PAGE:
Weather delays corn planting, but high yield potential exists for corn planted by mid-May
ST. PAUL, Minn. — The April 28 USDA crop report indicates only 4 percent of Minnesota corn acres are planted with the majority in southwestern Minnesota. In comparison, the 5-year average (2009 to 2013) is 30 percent. Many growers may not be able to resume field work until at least this weekend or early next week due to the recent and expected rainfall. This has led to questions about corn yield potential when planting is delayed.
University of Minnesota planting date studies show highest corn yield typically occurs when planting is completed by mid-May. In a study from 2009 to 2011 at Lamberton, Morris and Waseca that was funded by the Minnesota Corn Growers Association, average grain yield was within 98 percent of the maximum if planting was completed by May 15. Another study from 1988 to 2003 at Lamberton showed a May 15 planting date resulted in grain yields that averaged 95 percent of the maximum. These same studies found corn yield averaged 92 to 95 percent of the maximum when planting occurred by May 20.
Yield advantages associated with early planting typically are greatest when there is warm weather and rapid growing degree day accumulation between the first and second planting date windows. Corn emergence date is not likely to differ greatly between April 21 and May 5 planting dates this year given the limited growing degree days that have accumulated since April 21 and are expected over the next few days. This will likely result in similar grain yields between these planting dates, assuming that stand establishment with the early planting date is adequate.
Avoid tillage and planting when soils are too wet
Timely planting is important, although it is equally important to avoid tillage and planting when soils are too wet. In general, a field is fit for seedbed preparation when soil in the depth of tillage crumbles when pressed together rather than forming a ball.
Sidewall smearing can occur when double-disc openers cut through wet fine-textured soil, resulting in compacted soil around the seed that is difficult for nodal roots to penetrate. In addition, seed furrows can open up after fine-textured soil dries following wet conditions at planting, resulting in poor seed-to-soil contact and poor stand establishment.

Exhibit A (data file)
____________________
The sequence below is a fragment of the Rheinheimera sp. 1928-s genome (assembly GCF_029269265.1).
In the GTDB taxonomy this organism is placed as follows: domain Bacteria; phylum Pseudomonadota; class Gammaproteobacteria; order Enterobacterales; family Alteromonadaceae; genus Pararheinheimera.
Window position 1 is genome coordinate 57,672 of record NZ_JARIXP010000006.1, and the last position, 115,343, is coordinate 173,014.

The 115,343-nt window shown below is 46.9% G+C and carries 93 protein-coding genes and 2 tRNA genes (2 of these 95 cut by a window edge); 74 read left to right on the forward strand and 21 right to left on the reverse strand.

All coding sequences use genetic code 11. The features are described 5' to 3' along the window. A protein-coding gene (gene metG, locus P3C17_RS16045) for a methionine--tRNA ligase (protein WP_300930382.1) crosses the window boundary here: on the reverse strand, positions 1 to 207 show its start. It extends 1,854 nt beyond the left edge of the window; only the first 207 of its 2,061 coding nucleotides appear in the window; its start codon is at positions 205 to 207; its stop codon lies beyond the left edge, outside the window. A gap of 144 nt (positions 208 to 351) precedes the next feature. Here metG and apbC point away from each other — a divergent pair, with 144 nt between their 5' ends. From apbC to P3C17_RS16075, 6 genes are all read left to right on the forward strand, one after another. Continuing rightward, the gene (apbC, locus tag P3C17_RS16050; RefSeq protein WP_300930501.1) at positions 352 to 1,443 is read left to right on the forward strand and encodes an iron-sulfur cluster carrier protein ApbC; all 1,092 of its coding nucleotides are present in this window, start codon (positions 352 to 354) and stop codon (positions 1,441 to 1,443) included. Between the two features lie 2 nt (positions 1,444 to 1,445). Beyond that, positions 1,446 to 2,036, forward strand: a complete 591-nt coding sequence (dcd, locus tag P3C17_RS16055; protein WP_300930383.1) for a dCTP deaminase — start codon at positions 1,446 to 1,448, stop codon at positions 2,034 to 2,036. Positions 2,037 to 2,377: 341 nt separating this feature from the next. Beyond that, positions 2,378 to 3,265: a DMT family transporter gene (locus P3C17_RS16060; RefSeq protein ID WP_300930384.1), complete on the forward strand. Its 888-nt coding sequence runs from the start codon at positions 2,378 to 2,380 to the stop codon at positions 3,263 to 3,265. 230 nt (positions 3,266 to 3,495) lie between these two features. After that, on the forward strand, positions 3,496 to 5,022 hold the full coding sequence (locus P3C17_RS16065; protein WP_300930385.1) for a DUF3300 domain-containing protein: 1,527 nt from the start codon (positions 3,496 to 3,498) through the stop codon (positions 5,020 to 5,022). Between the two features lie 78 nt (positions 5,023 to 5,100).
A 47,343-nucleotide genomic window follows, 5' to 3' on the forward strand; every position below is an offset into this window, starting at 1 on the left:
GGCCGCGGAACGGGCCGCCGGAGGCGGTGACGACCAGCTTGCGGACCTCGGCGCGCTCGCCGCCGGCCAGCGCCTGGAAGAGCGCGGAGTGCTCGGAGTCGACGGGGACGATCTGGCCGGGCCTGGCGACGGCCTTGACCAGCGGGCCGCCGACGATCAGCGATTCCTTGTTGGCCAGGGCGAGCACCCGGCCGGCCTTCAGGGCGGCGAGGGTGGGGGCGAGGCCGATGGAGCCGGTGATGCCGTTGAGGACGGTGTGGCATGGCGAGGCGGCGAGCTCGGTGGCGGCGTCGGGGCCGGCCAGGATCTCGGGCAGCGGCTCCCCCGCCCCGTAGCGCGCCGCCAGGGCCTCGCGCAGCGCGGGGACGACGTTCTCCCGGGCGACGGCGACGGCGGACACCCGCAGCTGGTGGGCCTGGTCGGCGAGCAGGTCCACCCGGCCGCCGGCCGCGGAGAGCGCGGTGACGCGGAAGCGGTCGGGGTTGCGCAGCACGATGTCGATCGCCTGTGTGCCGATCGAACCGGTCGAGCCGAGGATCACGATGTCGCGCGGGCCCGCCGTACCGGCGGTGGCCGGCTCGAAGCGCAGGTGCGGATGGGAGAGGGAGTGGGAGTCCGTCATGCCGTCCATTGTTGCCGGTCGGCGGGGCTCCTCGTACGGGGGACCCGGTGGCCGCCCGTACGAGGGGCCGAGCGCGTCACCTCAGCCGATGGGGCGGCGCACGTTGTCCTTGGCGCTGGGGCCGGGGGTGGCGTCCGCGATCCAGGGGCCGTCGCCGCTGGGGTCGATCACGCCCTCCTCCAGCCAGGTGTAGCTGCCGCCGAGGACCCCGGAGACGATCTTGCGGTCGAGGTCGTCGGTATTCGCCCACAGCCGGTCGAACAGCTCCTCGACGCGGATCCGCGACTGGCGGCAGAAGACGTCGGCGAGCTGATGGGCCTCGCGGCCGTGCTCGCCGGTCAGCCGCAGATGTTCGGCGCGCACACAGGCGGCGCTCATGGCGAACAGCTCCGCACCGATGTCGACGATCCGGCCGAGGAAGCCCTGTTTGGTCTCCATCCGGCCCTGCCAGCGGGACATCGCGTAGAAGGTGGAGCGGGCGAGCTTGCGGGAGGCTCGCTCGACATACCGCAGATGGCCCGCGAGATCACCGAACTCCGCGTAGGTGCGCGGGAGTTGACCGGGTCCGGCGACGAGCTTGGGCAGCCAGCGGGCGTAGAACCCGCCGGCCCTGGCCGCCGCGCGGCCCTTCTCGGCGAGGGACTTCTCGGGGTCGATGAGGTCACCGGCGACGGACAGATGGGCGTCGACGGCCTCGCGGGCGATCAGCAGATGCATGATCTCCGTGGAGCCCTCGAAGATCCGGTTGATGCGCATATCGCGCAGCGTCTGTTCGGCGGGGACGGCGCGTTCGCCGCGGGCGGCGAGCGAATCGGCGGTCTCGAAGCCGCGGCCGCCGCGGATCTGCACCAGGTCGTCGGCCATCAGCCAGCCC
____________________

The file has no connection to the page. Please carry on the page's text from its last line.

Stick with planned hybrids for now
A general guideline for Minnesota growers is to stick with the planned seed choices until around May 21 to 25 in order to maximize economic return. This is supported by a University of Minnesota study conducted at Lamberton and Waseca in 2010 to 2012 that was funded by the Minnesota Corn Growers Association. In this study, highest grain yield occurred with mid- and full-season hybrids (99- and 104-day relative maturity), even when the average planting date was as late as May 24. However, grain moisture at harvest was 2.3 percentage points higher with the 104-day hybrid than the 99-day hybrid with the late planting date (May 24).
When corn planting occurs between May 25 and May 31, it is wise to use hybrids that are 5 to 7 relative maturity units earlier than full season for the region. This reduces the risk of the corn being frozen in early autumn prior to reaching maturity.
Planting grain corn after May 31 carries high risk in Minnesota. If corn must be planted after May 31 in Minnesota, growers can reduce their risk by planting hybrids that are about 15 or more relative maturity units earlier than full-season hybrids.
At June 5 or later, most growers in Minnesota that still need to plant should consider planting a crop other than grain corn if feasible. However, the decision of what to plant is also influenced by factors such as fertilizer applied and seed availability. These factors will need to be evaluated on a field by field basis.
Expected yield for planted corn is high
Most of the planted corn in Minnesota has been planted in fields with soil conditions that were suitable for preplant tillage and planting. However, cool and wet weather since the middle of last week is creating less than ideal conditions for germination and emergence. Seed quality in most planted fields should be fine, but it is a good idea to scout planted fields for seed quality once it dries out. This is especially true for low-lying poorly drained portions of fields that have received considerable rainfall since planting. Seed quality can be checked by digging up several planted seeds from different areas in a field and checking for seed firmness and discoloration. Seeds that are soft or discolored may have problems with emergence.